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Spatio-temporal dynamics of the parasitic nematode Anguillicola crassus in Flanders, Belgium

Onderzoeksoutput: Bijdrage aan tijdschriftA1: Web of Science-artikelOnderzoekpeer review

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Originele taal-2Engels
TijdschriftDiseases of Aquatic Organisms
Volume56
Tijschrift nummer3
Pagina's (van-tot)223-233
Aantal pagina's11
StatusGepubliceerd - 2003

Abstract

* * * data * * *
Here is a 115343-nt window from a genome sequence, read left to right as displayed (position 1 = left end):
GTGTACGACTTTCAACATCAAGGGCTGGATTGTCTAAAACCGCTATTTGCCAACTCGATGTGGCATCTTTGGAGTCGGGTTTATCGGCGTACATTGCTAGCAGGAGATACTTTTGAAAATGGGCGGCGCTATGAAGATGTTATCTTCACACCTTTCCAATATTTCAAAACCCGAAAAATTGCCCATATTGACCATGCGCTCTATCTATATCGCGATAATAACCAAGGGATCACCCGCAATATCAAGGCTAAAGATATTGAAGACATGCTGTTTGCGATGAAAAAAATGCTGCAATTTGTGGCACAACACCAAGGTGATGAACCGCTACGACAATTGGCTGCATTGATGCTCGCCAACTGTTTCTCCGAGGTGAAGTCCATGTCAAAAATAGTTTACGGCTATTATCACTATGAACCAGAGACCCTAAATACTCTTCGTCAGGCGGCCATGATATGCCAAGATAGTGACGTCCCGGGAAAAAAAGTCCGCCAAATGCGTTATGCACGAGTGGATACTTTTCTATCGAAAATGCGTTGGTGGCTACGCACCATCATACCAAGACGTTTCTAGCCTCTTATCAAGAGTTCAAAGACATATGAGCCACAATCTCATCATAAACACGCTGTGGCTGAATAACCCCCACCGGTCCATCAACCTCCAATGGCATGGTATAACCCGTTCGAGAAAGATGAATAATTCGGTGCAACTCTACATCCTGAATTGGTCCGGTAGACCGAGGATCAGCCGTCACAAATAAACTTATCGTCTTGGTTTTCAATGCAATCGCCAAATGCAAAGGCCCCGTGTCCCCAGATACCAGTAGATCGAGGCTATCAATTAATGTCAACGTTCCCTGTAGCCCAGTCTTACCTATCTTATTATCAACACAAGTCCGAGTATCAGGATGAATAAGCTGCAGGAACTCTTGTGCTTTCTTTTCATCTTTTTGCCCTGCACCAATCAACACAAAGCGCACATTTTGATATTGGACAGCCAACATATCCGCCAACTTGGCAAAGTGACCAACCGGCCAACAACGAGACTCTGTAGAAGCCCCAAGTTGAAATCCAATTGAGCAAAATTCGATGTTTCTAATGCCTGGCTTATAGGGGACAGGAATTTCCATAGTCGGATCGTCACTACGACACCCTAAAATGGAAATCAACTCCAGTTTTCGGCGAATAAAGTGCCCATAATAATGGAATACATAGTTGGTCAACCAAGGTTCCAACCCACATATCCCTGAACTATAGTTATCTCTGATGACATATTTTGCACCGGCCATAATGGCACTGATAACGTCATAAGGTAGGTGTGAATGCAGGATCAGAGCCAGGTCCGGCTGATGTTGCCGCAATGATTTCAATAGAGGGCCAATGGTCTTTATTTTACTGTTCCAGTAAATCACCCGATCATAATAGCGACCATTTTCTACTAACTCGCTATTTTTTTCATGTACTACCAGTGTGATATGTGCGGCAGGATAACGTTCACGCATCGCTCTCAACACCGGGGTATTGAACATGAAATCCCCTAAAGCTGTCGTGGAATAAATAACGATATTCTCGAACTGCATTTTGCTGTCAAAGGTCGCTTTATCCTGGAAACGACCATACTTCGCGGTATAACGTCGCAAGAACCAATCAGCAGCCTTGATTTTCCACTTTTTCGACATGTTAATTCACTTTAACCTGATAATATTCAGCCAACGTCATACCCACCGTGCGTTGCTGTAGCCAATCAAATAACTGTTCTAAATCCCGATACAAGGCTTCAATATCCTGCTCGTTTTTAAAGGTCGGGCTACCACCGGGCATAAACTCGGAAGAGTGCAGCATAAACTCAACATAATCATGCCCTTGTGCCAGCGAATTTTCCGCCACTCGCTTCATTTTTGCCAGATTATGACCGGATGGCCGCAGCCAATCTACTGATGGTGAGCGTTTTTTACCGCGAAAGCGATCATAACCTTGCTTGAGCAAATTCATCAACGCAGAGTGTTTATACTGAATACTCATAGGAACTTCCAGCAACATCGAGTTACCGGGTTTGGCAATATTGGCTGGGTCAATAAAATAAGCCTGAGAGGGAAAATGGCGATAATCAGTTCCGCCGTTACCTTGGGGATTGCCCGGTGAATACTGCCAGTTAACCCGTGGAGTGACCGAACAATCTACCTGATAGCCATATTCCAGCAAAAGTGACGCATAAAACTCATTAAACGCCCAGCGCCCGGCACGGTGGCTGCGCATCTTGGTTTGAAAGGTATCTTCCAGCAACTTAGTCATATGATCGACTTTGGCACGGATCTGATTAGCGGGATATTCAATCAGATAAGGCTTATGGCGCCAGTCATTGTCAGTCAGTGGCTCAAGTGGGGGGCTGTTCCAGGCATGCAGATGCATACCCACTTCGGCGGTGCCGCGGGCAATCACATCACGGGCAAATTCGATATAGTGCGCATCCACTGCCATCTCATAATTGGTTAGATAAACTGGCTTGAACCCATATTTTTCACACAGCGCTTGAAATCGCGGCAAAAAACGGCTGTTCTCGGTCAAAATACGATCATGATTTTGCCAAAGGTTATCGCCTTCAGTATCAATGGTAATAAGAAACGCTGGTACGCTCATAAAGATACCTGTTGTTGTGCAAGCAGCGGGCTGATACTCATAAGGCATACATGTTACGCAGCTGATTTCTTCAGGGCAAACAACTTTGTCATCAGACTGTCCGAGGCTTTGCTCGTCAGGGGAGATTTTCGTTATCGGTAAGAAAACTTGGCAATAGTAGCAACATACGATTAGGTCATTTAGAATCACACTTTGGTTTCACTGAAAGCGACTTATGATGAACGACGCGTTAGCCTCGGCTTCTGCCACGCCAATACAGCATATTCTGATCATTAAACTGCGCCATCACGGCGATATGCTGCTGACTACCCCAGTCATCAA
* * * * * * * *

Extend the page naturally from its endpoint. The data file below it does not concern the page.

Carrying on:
Despite Egusa's earlier warning of the damage that the parasitic nematode Anguillicola crassus could inflict on the European eel Anguilla anguilla, its introduction in Europe was a fact in the early 1980s. Based on an elaborate dataset on Anguillicola crassus infection of 11 river catchments, this paper presents the results of a detailed study on the dispersal of the parasite in Flanders, Belgium, and the host-parasite relationship. In addition, data from 1986 and 1997 are used for comparative purposes, providing a perspective on the temporal infection pattern over 15 yr. The presence of A. crassus in Flanders was first discovered in 1985; 2 yr later a survey revealed a prevalence of 34.1% and a mean infection intensity of 5.5, based on adult nematodes only, and 10 yr later the parasite was present at all 11 sites sampled. Prevalence had increased to 62.5% but the mean infection intensity had decreased to 3.9 adults per infected eel. Finally, in the year 2000, a third study revealed that A. crassus was present in 139 of 140 investigated sites; a further increase in prevalence to 68.7% and a decrease in mean infection intensity to 3.4 adults per infected eel was observed. When all larval stages were taken into account, mean prevalence amounted to 88.1% and mean intensity to 5.5 adults. The high infection level in Flanders is thought to be the result of restocking with glass eel and yellow eel, both of which are susceptible to A. crassus. The general infection parameters were similar in all 11 river catchments. It is possible that in Flanders both prevalence and mean infection intensity are stabilizing due to density-dependent regulation of the parasite infrapopulation. Fibrotic swimbladder walls were observed, mainly in large eels, and 20% of the total number of nematodes consisted of encapsulated larvae in the surveys of 1997 and 2000; 8 cases of swimbladder regeneration were observed.

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